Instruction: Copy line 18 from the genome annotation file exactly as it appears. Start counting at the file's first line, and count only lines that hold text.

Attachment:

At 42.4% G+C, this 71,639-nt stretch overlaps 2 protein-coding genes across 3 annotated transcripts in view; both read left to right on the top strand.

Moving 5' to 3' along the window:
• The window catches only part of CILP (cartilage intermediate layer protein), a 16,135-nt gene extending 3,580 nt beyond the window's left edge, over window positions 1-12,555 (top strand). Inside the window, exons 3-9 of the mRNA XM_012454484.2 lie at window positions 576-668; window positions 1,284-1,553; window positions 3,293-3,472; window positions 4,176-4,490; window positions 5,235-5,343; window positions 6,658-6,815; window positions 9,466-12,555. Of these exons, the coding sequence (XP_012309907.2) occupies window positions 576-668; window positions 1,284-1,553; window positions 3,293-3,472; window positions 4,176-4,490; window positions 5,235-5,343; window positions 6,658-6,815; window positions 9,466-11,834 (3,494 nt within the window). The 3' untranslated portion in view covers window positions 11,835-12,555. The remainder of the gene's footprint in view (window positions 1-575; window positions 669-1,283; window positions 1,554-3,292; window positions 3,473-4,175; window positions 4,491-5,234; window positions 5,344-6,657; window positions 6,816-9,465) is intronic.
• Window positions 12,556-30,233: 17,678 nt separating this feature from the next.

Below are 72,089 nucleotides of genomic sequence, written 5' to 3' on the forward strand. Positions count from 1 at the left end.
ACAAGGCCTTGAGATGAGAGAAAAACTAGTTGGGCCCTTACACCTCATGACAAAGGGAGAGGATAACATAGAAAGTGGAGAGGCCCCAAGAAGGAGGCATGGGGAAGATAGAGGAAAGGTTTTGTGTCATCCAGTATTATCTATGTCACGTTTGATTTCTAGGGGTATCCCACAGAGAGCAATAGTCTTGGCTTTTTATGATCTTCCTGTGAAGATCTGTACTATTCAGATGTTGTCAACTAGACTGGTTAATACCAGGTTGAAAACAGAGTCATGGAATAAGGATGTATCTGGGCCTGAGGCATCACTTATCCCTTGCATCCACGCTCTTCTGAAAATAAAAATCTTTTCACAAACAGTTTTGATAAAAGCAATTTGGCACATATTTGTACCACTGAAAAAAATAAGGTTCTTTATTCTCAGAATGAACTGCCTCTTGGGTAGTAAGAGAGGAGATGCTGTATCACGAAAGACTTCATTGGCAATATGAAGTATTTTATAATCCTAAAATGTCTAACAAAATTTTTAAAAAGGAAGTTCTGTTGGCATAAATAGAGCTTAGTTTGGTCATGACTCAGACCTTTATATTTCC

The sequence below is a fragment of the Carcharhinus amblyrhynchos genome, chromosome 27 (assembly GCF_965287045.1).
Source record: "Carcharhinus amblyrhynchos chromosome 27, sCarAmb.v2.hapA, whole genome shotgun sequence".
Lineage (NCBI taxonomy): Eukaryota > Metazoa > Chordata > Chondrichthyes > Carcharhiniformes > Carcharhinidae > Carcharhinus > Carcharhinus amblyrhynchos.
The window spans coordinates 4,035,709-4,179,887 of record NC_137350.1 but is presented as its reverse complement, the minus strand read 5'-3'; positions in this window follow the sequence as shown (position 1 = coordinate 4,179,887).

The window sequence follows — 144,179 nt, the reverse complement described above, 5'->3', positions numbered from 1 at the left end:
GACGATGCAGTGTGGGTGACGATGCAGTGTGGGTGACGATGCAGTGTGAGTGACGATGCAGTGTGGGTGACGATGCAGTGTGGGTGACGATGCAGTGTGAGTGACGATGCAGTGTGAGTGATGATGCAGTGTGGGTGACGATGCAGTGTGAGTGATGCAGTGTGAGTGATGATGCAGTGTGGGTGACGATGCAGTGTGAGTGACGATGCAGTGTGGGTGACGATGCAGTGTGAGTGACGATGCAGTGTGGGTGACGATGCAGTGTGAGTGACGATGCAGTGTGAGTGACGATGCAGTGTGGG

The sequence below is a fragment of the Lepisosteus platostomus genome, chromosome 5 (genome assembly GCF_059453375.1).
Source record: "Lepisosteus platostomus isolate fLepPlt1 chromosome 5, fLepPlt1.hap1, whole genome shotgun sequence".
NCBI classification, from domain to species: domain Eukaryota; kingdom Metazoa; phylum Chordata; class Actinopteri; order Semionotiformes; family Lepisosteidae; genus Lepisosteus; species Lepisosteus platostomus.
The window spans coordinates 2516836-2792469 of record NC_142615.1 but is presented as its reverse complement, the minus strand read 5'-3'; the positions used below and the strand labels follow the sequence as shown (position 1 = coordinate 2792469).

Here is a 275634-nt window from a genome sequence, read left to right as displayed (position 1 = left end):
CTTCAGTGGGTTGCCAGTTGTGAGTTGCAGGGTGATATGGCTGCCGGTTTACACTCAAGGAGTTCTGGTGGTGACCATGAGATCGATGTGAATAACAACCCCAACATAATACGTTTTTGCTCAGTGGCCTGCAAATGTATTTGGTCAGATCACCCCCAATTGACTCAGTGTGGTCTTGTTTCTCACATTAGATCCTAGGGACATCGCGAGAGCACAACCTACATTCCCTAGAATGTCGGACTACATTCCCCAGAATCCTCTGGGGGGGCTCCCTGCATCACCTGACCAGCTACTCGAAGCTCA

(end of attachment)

CTTCAGTGGGTTGCCAGTTGTGAGTTGCAGGGTGATATGGCTGCCGGTTTACACTCAAGGAGTTCTGGTGGTGACCATGAGATCGATGTGAATAACAACCCCAACATAATACGTTTTTGCTCAGTGGCCTGCAAATGTATTTGGTCAGATCACCCCCAATTGACTCAGTGTGGTCTTGTTTCTCACATTAGATCCTAGGGACATCGCGAGAGCACAACCTACATTCCCTAGAATGTCGGACTACATTCCCCAGAATCCTCTGGGGGGGCTCCCTGCATCACCTGACCAGCTACTCGAAGCTCA